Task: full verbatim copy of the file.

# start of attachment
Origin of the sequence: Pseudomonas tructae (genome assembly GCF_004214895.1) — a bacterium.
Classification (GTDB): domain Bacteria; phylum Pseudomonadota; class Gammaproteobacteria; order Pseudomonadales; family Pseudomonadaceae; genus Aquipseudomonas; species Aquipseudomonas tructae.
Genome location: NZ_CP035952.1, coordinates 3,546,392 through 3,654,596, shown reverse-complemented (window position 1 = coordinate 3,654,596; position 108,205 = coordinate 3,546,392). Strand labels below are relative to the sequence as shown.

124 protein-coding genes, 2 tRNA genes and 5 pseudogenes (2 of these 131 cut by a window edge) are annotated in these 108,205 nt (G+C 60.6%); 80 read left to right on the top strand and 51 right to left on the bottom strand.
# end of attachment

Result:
Origin of the sequence: Pseudomonas tructae (genome assembly GCF_004214895.1) — a bacterium.
Classification (GTDB): domain Bacteria; phylum Pseudomonadota; class Gammaproteobacteria; order Pseudomonadales; family Pseudomonadaceae; genus Aquipseudomonas; species Aquipseudomonas tructae.
Genome location: NZ_CP035952.1, coordinates 3,546,392 through 3,654,596, shown reverse-complemented (window position 1 = coordinate 3,654,596; position 108,205 = coordinate 3,546,392). Strand labels below are relative to the sequence as shown.

124 protein-coding genes, 2 tRNA genes and 5 pseudogenes (2 of these 131 cut by a window edge) are annotated in these 108,205 nt (G+C 60.6%); 80 read left to right on the top strand and 51 right to left on the bottom strand.